When Gödel numbered statements, for instance modus ponens and connectives got their own numbers, does it matter which number each connective gets as long as they are different?

Sometimes I'm not sure if a statement is ¬($~A\to B$) or $~A\to ¬B$.

What is the Gödel number for ¬($~A\to B$) ("not modus ponens") e.g. saying for example "just because we change the interest rate doesn't mean that the trade deficit will narrow", or is it arbitrary as long as it is unique?

I read in a paper that implication has number 13. Is implication always number 13, regardless of which proof or formula we are working with?

  • 1
    $\begingroup$ If we are working in number theory, to be specific, then $\lnot(A\to B)$ is not a formula. But if we replace the letters $A$ and $B$ by formulas, the resulting formula has an index that can be expressed in terms of the indices of the formulas $A$ and $B$ are replaced by. $\endgroup$ May 21 '16 at 17:12
  • $\begingroup$ @AndréNicolas The difference between a statement and a formula is beyond my current knowledge. I will look it up. Thank you for the information. $\endgroup$
    – Niklas R.
    May 21 '16 at 17:20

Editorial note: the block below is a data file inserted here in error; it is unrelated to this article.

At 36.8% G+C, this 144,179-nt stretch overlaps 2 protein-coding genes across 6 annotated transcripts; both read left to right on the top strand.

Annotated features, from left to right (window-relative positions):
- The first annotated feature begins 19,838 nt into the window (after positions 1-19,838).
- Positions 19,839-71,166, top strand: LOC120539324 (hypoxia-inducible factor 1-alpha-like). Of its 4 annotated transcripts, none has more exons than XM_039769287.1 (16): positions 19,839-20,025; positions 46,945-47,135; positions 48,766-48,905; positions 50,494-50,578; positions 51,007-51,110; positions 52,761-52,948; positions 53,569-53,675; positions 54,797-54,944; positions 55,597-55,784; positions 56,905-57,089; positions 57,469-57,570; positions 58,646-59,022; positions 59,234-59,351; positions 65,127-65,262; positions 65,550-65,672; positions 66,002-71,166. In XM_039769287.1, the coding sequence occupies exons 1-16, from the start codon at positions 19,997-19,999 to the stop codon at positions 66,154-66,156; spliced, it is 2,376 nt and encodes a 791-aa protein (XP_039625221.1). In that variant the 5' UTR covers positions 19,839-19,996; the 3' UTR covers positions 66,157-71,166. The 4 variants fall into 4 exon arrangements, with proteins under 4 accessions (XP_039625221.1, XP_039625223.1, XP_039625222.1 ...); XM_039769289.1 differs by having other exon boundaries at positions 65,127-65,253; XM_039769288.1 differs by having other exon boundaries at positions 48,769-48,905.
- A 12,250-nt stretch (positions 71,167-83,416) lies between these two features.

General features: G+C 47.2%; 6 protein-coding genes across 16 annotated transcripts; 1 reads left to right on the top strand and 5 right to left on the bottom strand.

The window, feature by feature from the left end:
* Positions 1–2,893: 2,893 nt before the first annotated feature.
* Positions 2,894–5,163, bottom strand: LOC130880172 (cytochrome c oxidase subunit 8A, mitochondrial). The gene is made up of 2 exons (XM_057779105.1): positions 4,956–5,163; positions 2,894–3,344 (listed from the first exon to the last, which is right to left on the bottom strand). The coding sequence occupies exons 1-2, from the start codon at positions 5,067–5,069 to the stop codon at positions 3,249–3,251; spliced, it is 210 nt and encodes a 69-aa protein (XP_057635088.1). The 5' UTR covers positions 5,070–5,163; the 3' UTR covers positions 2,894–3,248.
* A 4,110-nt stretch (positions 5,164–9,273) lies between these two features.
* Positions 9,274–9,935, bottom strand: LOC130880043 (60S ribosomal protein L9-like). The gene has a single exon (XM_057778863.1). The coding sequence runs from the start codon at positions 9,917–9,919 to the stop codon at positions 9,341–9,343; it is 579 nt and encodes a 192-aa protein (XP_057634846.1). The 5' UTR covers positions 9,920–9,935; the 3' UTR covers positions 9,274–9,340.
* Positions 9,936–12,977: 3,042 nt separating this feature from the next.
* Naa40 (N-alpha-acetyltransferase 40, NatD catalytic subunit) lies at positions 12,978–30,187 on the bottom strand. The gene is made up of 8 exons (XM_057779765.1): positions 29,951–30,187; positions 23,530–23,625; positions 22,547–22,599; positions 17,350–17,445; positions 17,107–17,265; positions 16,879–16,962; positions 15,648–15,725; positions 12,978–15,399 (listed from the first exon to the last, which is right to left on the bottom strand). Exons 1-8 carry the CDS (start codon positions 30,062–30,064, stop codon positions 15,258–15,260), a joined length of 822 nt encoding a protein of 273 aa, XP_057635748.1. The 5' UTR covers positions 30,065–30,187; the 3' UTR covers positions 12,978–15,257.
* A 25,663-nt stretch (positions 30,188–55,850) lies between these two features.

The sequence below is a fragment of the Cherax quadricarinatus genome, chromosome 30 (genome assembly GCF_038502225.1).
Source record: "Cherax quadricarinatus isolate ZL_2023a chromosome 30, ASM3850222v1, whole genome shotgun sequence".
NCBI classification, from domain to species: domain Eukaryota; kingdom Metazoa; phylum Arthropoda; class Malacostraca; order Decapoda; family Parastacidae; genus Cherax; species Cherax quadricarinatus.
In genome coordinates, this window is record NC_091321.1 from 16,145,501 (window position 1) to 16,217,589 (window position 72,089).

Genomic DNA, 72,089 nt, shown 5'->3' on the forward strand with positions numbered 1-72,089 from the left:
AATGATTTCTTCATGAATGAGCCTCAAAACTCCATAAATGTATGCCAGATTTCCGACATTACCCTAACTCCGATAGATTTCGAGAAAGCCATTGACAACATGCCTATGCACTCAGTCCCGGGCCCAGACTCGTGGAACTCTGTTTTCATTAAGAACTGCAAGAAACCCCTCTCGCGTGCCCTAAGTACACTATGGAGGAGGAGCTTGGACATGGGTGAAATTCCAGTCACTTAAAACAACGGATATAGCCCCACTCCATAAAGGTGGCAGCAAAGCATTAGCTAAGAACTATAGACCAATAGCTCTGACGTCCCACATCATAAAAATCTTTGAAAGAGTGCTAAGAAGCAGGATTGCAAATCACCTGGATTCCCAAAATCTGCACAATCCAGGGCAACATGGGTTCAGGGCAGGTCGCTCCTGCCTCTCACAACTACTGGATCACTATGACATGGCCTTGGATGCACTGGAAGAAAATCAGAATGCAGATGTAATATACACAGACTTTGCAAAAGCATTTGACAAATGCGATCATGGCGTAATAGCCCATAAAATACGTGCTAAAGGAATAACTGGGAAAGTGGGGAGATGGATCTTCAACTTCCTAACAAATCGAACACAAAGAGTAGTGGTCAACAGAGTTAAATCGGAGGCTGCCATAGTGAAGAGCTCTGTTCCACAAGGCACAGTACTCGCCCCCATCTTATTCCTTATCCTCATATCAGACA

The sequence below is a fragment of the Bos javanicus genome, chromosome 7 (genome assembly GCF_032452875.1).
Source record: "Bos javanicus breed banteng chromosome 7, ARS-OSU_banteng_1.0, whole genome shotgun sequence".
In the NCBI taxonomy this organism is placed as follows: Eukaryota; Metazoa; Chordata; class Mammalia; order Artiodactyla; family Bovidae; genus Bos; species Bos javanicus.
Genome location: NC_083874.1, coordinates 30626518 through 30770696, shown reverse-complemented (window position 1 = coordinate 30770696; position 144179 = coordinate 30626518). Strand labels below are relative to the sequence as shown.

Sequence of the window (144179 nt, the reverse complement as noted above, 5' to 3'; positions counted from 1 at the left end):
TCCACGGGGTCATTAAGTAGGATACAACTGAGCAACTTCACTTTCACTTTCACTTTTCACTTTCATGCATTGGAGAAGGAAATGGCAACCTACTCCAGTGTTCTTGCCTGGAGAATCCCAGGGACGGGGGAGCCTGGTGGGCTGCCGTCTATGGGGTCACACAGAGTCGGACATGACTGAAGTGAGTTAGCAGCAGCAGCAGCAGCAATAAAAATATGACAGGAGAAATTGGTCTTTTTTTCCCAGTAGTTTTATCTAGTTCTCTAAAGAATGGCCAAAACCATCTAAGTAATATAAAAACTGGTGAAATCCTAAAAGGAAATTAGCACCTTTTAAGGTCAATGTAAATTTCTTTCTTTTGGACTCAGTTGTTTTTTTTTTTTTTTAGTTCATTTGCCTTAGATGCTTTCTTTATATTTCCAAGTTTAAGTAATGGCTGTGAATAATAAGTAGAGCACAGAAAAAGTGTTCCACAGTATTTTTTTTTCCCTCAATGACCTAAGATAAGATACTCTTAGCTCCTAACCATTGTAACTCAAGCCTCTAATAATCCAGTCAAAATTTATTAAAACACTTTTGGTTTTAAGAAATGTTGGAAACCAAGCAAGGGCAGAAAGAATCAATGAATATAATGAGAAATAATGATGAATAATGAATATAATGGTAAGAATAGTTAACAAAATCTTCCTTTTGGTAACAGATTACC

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    $\begingroup$ First a terminological point: "Modus ponens" is not the same as "implication" and it is not the name of a sort of formula; it is the name of a rule of inference ("From $A\to B$ and $A$, infer $B$.") Second: There is no particular reason for $\to$ to have the number $13$, but whatever number it gets should be used consistently, in all formulas where it occurs. $\endgroup$ May 21 '16 at 17:23
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    $\begingroup$ I do not recall (if I ever knew) whether Godel indexed inference rules such as Modus Ponens. I do know that the standard indexing schemes, such as the one of Kleene, does not. That is done in an indirect way in the definition of what it means for $e$ to be the index of a proof. $\endgroup$ May 21 '16 at 17:26
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    $\begingroup$ The proof will have a Goedel number. A proof is a particular kind of sequence of formulas, and that sequence will have a Goedel number. $\endgroup$ May 21 '16 at 17:57

Long Comment

There are many possible "numbering schema" but in any case, you have to take care of the details of the syntax.

For Gödel original numbering, see:

The symbol $\supset$ [i.e. $\to$] is an abbreviation, and thus for modus ponens we have:

A formula $c$ is called an immediate consequence of $a$ and $b$ if $a$ is the formula $(\lnot (b)) \lor (c)$.

"$\lnot$" is codified with $5$ while "$\lor$" is codified with $7$ and we need $11$ and $13$ for "(" and ")" respectively.

Having said that, $a$ will be codified by [if I've made no mistakes...]:


where I've abbreviated with $\#p$ the code for the formula $p$.


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